An unexpected encounter with a Blue Whale on our afternoon cruise
We had our eyes peeled on the weekend cruise, hoping to spot a blow of a Killer Whale, because a few sightings have been reported in Tasmanian waters recently. April seems to be a good time of year to see these incredible predators in Tasmania. Last year we logged 8 sightings in the month of April, as you can see in our blog post ‘April – The Orca month’.
Although no Orcas had been spotted, we weren’t disappointed, since we got to spend the whole afternoon with a Blue Whale, one of the world’s rarest species and the largest animal that has ever existed on the planet.
Maybe a Pygmy Blue Whale?
The last time we’d seen Blue Whales was in February 2015, 3 years ago! Back then we watched 2 enormous animals feed on krill. Here you can find some photos of the Blue Whales scooping up food with their huge mouths. This time, we only saw one individual cruising up the coast from Cape Hauy with a constant speed of about 5 knots. This animal appeared to be a bit smaller than the ones we saw in 2015, we estimate a size of approximately 20 meters. We’ve passed on our photos to the Marine Conservation Program Wildlife Management Branch to help with the research of cetaceans on our coastline. Although Antarctic Blue Whales and Pygmy Blue Whales have a very similar appearance, the researchers are quite confident that it was most likely a Pygmy Blue Whale, as most near-shore TAS Blue Whale IDs have been Pygmy Blue Whales and the apparent size and proportions of the animal are suggestive. Pygmy Blue Whales are typically 15-20m at maturity (up to 30m for an Antarctic form), have a proportionally smaller and rounder rostrum and a shorter/thinner tail stock.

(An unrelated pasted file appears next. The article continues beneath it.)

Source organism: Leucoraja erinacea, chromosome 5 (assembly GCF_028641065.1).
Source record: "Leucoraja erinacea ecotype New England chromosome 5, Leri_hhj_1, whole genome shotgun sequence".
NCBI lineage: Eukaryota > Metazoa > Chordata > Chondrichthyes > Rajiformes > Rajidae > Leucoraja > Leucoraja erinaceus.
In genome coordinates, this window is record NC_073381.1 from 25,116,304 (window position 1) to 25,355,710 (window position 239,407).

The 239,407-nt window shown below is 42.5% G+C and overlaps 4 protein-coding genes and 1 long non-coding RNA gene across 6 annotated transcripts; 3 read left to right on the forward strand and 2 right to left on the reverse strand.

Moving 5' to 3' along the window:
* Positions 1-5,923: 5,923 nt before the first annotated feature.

Responsible behaviour around these threatened animals is vital for their survival
For us it was heartbreaking to watch how some recreational boaters carelessly trolled lures over the Blue Whale on the weekend, chasing Bluefin Tuna. We can’t stress it enough how important it is to act responsibly when sharing the waters with marine mammals or birds. Many marine animals that we encounter here in Tasmania are listed as ‘vulnerable’, ‘threatened’ or ‘endangered’. They have to deal with human caused noise, debris and toxins when navigating the Oceans. The least we can do is to act responsibly and stick to the guidelines that suggest safe distances to whales and dolphins.
If you would like to get onboard to see Tasmania’s marine life and support our conservation efforts, check out our tour options here!